Kerry Rhodes: Gay or Straight? Who Cares?

Kerry Rhodes (Astrid Stawiarz/Getty Images)
Kerry Rhodes (Astrid Stawiarz/Getty Images)

(The Root) — I said I wasn't going to touch the "Kerry Rhodes drama." If you stick to higher-end news sites, you have no idea what I'm talking about. If you occasionally find your way to urban-gossip sites to pass your lunch hour, then you know exactly what I'm referring to.


See if you can keep up with this one. I'll try to make it easy.

Rhodes is a former NFL player. Last week, photos appeared online of him and a man named Russell "Hollywood" Simpson. The images hinted at a close relationship between the two, and bloggers speculated that the pair were lovers. Not so, said Rhodes in a statement to TMZ: "Photos have been circulating of my former assistant and I that have caused some rumors regarding my sexuality, and I wanted to address the situation … I am not gay. The shots were taken during a past vacation in a casual environment with my entire business team. I know a lot of people are recently talking about athletes struggling to come out to their fans right now, and I support them, as well as wish those individuals comfort."

Simpson, who says he did not release the photos, didn't take kindly to Rhodes' statement. In turn, he gave an interview to Baller Alert in which he alleged that he had a relationship with Rhodes for more than a year and that at one time they lived together. He also released another set of pictures featuring himself and Rhodes, including one in which the men are sharing an inner tube on vacation, a photo that to some, hinted at more than a working relationship. Simpson also released text messages allegedly exchanged between the two men in which they wrote, "I love you" and shared how much they miss one another.

"What pissed me off about the whole situation is when he and I stopped talking and the pics got out," Simpson told Baller Alert. "He said that he was not gay. To me, he shouldn't have said sh—. If you're not going to tell the truth, don't try to make me look stupid.“

At this time, Rhodes has not responded publicly to Simpson's allegations.

Just for the record, I have no clue whether Rhodes is gay or not and offer no speculation. But say he is, as Simpson alleges. I would know it was dead-wrong to "out" him.


As much interest as we might have in celebrities' lives or in salacious gossip, celebrities only need to share their talent with us. It's not really our business whom a celebrity dates, has sex with or marries.

This is doubly true when it comes to sexuality. Let's face it, everyone isn't tolerant of homosexuality — as the comments about the allegations of Rhodes sexuality indicate strongly — and as much personal fulfillment there may be in sharing one's sexuality with the world, it also comes with an incredible risk, especially for a black athlete (but not as much for a female athlete). Also, who is to say that if the allegations were true, Rhodes wasn't already out to his family and friends, but had opted not to tell the world?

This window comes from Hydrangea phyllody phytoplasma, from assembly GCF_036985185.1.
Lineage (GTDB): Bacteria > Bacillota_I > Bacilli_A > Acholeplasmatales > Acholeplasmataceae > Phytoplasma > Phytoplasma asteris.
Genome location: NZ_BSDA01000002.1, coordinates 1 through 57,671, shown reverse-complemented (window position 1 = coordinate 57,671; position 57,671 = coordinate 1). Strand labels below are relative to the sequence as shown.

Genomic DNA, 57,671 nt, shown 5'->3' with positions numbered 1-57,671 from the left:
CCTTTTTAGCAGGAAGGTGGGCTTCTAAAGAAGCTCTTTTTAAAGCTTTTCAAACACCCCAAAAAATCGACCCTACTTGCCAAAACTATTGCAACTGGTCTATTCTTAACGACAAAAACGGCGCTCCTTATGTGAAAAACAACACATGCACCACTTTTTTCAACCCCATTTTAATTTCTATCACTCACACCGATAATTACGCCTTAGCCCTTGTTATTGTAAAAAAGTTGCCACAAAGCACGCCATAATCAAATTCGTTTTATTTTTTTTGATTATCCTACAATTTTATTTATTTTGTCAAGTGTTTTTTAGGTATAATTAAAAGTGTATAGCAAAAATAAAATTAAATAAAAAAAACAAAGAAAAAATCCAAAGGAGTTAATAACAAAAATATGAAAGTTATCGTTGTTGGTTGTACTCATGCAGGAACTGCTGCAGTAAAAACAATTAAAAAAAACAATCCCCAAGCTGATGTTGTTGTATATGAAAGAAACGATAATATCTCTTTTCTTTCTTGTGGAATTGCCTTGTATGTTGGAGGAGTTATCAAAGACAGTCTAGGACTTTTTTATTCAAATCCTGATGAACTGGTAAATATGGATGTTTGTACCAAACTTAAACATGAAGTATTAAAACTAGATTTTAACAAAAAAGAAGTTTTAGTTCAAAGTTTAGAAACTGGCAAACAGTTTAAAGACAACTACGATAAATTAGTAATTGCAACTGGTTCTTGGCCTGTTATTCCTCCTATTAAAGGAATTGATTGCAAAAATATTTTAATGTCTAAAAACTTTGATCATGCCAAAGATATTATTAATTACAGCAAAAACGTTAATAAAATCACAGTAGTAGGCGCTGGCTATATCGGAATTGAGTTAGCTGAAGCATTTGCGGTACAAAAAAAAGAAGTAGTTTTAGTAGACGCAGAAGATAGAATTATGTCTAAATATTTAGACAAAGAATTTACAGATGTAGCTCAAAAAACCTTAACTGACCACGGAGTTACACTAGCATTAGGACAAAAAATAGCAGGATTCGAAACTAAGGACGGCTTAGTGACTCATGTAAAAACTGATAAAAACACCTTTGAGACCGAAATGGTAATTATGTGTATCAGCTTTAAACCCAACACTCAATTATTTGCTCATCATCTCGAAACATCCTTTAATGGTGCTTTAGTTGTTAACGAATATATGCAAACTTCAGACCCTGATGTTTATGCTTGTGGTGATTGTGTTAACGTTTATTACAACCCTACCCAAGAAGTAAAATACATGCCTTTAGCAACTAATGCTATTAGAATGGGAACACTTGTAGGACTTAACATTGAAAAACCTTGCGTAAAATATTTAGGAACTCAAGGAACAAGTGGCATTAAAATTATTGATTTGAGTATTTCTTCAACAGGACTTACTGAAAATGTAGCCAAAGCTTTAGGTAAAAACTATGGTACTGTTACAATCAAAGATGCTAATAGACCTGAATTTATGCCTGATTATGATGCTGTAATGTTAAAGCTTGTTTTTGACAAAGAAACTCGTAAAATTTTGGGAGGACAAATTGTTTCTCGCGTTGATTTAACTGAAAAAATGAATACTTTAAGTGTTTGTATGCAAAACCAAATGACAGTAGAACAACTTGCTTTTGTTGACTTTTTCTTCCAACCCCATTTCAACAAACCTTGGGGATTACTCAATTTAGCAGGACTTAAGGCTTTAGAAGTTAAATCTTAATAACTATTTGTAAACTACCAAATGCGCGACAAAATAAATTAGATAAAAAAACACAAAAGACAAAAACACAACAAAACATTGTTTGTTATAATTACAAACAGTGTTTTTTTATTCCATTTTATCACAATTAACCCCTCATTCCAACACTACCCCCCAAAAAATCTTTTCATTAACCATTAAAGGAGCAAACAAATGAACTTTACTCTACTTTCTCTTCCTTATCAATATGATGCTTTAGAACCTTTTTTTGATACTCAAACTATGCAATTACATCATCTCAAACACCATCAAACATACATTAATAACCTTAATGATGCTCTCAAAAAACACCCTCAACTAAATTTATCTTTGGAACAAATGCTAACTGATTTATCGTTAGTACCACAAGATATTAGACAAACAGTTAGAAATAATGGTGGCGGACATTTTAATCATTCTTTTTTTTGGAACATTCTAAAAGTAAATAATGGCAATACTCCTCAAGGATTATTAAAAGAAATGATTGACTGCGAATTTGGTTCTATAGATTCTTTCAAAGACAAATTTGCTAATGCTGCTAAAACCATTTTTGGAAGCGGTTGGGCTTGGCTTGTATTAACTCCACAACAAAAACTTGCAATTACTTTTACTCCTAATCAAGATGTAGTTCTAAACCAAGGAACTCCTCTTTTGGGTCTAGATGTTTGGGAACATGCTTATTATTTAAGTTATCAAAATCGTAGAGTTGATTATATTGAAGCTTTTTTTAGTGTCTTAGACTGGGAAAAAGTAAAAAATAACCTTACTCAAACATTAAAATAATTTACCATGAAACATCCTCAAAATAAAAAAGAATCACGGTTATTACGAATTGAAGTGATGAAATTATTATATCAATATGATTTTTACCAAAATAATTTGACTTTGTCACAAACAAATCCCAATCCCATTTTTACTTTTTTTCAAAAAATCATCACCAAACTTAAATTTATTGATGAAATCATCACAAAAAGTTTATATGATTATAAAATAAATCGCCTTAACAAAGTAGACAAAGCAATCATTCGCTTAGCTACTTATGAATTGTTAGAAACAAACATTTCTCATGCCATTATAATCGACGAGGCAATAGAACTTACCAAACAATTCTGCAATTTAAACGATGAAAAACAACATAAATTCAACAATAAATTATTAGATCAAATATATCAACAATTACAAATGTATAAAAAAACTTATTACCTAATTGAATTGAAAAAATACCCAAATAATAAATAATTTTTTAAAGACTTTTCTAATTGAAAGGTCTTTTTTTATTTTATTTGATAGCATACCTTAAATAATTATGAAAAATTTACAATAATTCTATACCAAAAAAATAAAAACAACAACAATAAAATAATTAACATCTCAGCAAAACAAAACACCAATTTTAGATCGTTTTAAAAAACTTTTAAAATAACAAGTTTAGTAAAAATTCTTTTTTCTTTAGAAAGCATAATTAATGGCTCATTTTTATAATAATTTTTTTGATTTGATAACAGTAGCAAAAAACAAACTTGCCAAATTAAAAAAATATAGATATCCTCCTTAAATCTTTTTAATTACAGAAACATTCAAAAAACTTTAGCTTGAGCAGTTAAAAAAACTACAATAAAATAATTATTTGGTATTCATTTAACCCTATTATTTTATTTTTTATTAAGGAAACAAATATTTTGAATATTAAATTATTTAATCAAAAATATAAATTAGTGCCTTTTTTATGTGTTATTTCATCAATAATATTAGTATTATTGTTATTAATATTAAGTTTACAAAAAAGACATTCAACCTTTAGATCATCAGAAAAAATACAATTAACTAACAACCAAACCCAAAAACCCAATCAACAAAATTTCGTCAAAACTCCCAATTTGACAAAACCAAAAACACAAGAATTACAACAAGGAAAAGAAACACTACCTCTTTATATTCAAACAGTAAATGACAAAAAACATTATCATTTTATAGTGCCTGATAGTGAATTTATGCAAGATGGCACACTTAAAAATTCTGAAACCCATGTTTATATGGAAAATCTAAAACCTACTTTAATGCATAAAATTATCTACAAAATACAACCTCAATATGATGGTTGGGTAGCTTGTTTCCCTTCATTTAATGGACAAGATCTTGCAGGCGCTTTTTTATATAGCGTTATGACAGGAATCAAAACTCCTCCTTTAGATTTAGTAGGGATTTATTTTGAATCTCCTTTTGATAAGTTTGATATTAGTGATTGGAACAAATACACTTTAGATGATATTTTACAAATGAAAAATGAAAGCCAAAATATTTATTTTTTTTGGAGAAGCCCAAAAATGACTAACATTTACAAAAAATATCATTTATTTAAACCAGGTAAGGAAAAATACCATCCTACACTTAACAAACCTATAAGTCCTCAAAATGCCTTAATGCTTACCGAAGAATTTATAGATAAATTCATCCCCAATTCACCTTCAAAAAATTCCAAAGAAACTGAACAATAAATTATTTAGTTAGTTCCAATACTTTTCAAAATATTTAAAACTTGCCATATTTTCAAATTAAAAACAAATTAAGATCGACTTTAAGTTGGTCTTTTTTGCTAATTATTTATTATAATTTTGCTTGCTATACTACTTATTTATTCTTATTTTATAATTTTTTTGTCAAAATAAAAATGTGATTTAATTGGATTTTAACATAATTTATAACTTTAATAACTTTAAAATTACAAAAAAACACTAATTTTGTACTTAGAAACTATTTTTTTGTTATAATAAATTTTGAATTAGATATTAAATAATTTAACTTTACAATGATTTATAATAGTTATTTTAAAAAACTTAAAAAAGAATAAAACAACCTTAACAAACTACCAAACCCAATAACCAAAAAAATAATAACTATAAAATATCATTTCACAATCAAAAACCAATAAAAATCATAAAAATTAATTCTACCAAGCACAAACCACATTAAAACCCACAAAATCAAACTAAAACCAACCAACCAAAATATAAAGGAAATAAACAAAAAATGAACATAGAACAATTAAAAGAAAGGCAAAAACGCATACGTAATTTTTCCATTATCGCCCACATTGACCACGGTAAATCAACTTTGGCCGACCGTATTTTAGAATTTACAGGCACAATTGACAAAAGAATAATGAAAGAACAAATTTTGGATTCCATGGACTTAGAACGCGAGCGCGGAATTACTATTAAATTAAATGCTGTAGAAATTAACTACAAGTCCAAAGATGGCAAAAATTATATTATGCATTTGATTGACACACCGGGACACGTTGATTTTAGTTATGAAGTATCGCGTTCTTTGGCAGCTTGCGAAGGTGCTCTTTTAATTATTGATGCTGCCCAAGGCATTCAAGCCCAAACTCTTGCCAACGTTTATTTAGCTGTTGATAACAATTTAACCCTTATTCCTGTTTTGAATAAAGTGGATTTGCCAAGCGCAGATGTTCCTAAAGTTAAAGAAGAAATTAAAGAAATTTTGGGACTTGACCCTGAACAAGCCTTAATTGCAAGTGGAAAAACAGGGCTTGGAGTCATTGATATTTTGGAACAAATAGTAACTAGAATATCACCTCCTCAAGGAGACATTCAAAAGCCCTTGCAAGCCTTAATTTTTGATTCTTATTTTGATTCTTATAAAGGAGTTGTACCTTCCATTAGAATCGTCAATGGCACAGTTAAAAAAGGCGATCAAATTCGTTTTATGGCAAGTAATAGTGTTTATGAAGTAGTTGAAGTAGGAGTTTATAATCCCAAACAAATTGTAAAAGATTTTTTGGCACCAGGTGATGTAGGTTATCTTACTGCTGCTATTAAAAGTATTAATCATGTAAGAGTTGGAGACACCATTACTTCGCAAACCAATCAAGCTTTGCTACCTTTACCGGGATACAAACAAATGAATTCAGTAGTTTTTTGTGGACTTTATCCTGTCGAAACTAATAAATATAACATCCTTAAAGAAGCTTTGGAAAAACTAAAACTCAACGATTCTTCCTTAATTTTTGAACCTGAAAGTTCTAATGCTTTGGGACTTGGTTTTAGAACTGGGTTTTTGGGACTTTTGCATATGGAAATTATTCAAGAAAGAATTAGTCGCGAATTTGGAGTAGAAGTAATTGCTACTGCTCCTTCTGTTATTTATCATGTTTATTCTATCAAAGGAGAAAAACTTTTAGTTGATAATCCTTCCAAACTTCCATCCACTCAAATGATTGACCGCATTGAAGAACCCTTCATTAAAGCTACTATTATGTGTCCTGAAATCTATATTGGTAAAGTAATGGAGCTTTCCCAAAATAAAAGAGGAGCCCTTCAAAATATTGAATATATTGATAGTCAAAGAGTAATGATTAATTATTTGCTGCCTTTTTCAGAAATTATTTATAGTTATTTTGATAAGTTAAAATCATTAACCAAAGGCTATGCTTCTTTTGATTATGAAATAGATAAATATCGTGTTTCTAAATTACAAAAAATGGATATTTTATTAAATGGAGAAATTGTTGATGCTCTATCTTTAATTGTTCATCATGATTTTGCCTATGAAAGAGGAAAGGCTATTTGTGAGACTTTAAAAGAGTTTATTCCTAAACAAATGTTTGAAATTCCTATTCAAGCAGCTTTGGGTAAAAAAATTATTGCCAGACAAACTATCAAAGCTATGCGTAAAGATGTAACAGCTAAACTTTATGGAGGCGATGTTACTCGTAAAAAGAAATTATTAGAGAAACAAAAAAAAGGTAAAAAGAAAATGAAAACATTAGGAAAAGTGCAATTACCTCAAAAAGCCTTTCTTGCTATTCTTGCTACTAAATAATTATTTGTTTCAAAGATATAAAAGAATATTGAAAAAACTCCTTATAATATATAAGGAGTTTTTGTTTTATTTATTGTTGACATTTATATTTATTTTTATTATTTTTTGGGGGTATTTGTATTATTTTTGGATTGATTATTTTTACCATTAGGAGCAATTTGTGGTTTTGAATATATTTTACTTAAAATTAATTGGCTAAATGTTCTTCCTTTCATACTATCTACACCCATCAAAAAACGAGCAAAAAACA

One of the unfortunate side effects of the recent allegations against Rhodes is the renewed "down low" hysteria. I blame E. Lynn Harris' juicy tales of gay black men leading double lives for bringing this fretting about the down low to the initial forefront. And I blame New York Times bestselling author J.L. King for writing On the Down Low: A Journey Into the Lives of 'Straight' Black Men Who Sleep With Men, in which he admitted that yes, he liked to sleep with men, but, hell no, he wasn't gay, for fueling the fire. I blame Tyler Perry for beating the deceased horse by adding an unnecessary DL storyline to For Colored Girls and getting women all riled up again.

I also blame all the women who bought into the hype and irrationally suspect the men who don't fit some alpha male stereotype, or are not fashion queens, for continuously spreading the DL hysteria. It's like the irony escapes them that down-low behavior persists because of all the horrible things that are said about gay men anytime someone mentions the words "down low" (as if all gay men fall into that category).


Whomever he is into, I support Rhodes. I hope he's on the receiving end of the comfort he graciously wished upon others.

Demetria L. Lucas is a contributing editor to The Root, a life coach and the author of A Belle in Brooklyn: The Go-to Girl for Advice on Living Your Best Single Life.